Many of these crimes have been occurring during the late night and early morning hours. Chief Olson and the ESUPD have recognized a trend among the incidents. Olson says, “The only commonality that we’ve seen in these incidences that we can prove so far is the fact that it hasn’t been just men, and it hasn’t been just women, there’s been both sexes, but the commonality is the fact that it’s been at night when people are out alone.” That’s the big issue. “In each of these cases, whether it be the attempted strong arm robbery, the assaults, the sexual assaults – the victims have all been alone,” Olson says.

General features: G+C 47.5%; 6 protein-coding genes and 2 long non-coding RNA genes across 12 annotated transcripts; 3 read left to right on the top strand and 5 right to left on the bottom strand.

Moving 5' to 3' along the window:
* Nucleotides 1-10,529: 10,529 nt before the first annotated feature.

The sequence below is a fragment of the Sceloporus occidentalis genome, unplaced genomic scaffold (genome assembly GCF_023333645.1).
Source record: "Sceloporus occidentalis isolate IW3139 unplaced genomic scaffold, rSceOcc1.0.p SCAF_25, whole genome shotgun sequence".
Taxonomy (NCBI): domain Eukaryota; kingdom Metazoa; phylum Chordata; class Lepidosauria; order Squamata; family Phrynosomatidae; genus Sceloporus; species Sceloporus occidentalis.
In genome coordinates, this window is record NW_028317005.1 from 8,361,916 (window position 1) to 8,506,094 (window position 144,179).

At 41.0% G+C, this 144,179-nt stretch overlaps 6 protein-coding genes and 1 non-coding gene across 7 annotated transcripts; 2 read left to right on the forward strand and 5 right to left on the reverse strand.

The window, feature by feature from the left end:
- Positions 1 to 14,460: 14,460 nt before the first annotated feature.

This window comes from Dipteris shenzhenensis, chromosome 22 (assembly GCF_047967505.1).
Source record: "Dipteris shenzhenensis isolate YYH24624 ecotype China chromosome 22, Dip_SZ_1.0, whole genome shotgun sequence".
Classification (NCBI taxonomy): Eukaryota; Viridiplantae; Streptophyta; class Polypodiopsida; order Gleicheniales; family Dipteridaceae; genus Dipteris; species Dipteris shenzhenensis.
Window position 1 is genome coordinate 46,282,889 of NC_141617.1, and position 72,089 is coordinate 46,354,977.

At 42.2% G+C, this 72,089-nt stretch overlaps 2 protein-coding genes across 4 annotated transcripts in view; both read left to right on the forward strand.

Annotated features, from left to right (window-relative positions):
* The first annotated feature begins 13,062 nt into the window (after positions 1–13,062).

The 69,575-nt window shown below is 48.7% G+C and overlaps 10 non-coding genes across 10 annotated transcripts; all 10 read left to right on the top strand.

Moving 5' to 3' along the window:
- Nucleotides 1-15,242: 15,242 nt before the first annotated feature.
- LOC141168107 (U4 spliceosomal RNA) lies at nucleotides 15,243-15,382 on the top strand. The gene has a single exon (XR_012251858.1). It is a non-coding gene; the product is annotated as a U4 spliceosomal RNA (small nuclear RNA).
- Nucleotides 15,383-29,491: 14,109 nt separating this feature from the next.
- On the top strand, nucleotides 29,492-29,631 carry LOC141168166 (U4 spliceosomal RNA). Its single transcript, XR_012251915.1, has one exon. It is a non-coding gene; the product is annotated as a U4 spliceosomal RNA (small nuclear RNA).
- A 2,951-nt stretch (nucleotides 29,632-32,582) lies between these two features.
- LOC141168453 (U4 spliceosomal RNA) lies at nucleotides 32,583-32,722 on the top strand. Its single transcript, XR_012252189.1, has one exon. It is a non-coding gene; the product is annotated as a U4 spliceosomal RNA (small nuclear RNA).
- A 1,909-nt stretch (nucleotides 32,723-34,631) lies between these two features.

In response to these crimes, the ESUPD has tried to make a change to some aspects of how they do things including increasing patrol during the nighttime hours, but it’s been difficult. Olson explains, “We’re limited in some scope of what we have available in staffing and what we can do. What we’ve done, we’ve added some nights in what we’ve done what we call saturation patrols where we bring in a lot of extra staff, and we just try to hit everything and be everywhere. We’ve obviously tried to increase our visibility on campus. We’ve added some undercover patrols where we’ve gone into plan clothes to focus on some areas that we’ve gotten complaints about. We’re trying to keep a variety of things going to help us hopefully be at the right place at the right time.” It is important to remember that all of these efforts being made by the ESUPD can only be seen on campus. They do not have jurisdiction on nearby but off campus streets where ESU students can typically be found like Ransberry, Green, and Lackawanna.